On Tuesday more than 300 colleagues and supporters united in Washington, D.C. to salute Secretary of Labor Hilda L. Solis on her official last day at the U.S. Department of Labor. Her mother, sisters, and husband accompanied her, and more than 2,000 attended virtually.
“Wow! What a turn out!,” exclaimed Solis as she began her farewell speech.
After a shout out to her “amigo,” Secretary of the Interior Ken Salazar, and staff from other agencies, the Hill and the White House, Solis said she reflected a great deal on what she wanted to say in her farewell.
“There is a lot that I want to say…but I’ve been advised that my remarks shouldn’t be longer than my tenure as Labor Secretary,” she joked. “And after struggling all morning trying to put how I feel into words, I decided I wanted to share my experience with journeys, with beginnings and endings…because when you come right down to it, that reflects what’s in my mind, and more importantly, what is in my heart, at this present moment.”
She recalled back to when she was in graduate school. She said she filled out dozens of applications for internship positions in every level of government she could find — even one to the White House.
“A staffer for President Carter read my résumé and called my parents’ home in La Puente, Calif.,” said Solis. “I was out in our vegetable garden and my father hollered out to me: ‘Phone call for you. Someone who claims he’s from the Casa Blanca.’ I ran so fast to get to the phone that I knocked over a table lamp and shattered it.”
She explained she recounted this memory not because it’s about her coming to Washington for the first time, but rather because it reflects her “continuous, lifelong passion — and obvious excitement — for public service.”
For Solis, she didn’t do her job for the money or glory; she explained it was for the same reason as the other employees at the Department of Labor.
“We do it because public service is the very best way to make your own, unique contribution to the world,” she said. “The coming and going isn’t what matters…Leaders may change, circumstances may change, but our service must be constant. It forms an unbreakable bond between ourselves and our communities, our country and the people we care about.”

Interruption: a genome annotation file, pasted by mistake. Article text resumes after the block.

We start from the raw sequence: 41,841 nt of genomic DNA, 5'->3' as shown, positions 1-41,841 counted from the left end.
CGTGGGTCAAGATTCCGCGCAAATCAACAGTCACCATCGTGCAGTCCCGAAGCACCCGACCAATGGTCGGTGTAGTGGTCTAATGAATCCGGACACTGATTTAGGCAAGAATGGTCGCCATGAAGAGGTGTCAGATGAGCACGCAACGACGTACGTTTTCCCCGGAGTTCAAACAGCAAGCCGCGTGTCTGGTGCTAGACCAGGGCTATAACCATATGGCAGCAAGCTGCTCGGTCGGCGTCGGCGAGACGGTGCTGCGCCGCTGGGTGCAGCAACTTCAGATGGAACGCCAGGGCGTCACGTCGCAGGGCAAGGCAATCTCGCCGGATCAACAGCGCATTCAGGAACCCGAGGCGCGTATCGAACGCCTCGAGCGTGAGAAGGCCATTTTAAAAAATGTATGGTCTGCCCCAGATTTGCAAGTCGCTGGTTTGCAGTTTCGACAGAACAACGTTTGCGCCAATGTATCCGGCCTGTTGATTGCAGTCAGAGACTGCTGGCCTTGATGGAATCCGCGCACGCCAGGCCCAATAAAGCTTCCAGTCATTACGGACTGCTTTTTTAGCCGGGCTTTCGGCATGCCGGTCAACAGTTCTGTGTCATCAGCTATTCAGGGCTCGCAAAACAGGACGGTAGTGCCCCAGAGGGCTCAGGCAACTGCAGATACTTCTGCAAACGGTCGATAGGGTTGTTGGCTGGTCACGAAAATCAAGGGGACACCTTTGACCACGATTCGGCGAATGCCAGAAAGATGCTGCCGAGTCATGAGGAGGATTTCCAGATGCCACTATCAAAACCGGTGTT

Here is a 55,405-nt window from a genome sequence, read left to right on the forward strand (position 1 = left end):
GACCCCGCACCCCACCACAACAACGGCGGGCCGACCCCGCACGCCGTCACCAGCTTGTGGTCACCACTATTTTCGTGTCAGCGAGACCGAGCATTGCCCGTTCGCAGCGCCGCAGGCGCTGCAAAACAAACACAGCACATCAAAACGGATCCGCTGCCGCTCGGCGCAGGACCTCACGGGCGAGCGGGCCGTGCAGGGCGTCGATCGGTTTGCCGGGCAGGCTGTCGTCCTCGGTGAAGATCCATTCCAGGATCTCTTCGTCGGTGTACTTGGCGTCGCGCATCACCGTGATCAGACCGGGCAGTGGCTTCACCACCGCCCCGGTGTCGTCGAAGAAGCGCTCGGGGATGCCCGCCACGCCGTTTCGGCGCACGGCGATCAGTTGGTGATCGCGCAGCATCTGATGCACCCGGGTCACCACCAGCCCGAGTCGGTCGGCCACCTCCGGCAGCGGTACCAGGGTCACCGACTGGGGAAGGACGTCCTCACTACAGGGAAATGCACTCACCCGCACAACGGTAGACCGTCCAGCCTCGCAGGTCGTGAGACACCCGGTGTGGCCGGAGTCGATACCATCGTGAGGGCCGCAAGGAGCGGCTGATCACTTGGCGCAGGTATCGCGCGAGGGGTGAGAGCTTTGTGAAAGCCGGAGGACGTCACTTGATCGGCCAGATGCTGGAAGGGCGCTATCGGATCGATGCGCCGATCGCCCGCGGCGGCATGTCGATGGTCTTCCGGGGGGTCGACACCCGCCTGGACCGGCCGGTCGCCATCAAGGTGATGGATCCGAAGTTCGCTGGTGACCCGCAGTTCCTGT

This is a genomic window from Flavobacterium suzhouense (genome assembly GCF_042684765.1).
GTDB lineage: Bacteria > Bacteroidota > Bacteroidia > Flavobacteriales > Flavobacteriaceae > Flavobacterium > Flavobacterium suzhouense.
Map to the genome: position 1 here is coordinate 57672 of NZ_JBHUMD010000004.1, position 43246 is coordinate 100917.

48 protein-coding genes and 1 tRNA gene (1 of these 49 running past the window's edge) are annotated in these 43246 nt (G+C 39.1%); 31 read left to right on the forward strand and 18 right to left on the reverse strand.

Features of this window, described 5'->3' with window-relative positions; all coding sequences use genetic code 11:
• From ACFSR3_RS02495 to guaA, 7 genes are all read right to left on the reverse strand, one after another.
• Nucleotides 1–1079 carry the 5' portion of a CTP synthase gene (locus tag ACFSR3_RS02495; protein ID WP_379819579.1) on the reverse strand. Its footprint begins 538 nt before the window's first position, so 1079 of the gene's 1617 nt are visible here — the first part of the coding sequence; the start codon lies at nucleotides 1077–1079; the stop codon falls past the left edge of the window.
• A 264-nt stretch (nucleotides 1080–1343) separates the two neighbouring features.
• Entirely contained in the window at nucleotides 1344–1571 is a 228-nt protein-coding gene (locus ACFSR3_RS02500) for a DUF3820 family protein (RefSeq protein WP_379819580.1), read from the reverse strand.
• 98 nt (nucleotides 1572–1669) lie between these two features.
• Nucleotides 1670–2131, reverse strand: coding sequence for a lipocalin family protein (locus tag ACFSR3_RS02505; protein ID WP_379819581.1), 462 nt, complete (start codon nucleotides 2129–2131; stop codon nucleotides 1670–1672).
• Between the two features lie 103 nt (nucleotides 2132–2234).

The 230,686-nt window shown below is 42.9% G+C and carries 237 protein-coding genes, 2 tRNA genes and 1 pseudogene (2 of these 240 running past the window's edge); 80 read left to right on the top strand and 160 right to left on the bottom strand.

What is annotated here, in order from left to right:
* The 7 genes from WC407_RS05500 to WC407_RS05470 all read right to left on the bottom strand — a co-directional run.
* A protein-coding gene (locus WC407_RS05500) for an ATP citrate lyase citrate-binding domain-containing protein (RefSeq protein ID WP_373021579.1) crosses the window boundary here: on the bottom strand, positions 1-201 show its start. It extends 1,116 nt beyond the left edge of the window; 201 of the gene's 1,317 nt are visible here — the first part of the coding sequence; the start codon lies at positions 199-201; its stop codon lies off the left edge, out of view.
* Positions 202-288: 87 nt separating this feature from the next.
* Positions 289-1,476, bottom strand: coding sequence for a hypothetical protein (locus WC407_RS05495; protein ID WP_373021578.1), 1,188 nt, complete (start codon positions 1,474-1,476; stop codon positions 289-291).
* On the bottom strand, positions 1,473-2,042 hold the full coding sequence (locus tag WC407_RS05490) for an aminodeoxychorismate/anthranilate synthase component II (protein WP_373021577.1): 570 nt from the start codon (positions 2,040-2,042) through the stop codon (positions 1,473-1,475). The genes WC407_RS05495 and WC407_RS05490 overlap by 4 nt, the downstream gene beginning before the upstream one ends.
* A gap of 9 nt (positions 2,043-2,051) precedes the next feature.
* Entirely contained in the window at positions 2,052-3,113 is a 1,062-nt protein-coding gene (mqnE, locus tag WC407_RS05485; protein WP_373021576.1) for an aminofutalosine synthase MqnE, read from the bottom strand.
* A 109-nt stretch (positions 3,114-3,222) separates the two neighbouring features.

She went on to mention that President Obama gave us a map for our individual journeys of service in his recent inaugural speech.
“He said, ‘It is our generation’s task to carry on what those pioneers began and to make the values of life, liberty and the pursuit of happiness real for every American…every single American,’” she reflected.
She said although all paths are confronted with challenges, she thought back to her path the past four years at the Department of Labor — from funding job training programs that enhanced the skills of more than 1.7 million people to conducting more wage and hour investigations and collecting more back wages for more than 300,000 people.
“Our record of achievement has been remarkable,” she said. “But there is still so much more we have to do, and I’m counting on you to do it, and to do more.”
She said she struggled with the decision to leave her position for a long time, and although it’s hard to say goodbye, for her it’s a new beginning.
“God bless each and every one of you,” ended Solis. “God bless the work of the U.S. Department of Labor. It has been an honor to be your Secretary. And know that I will miss you.”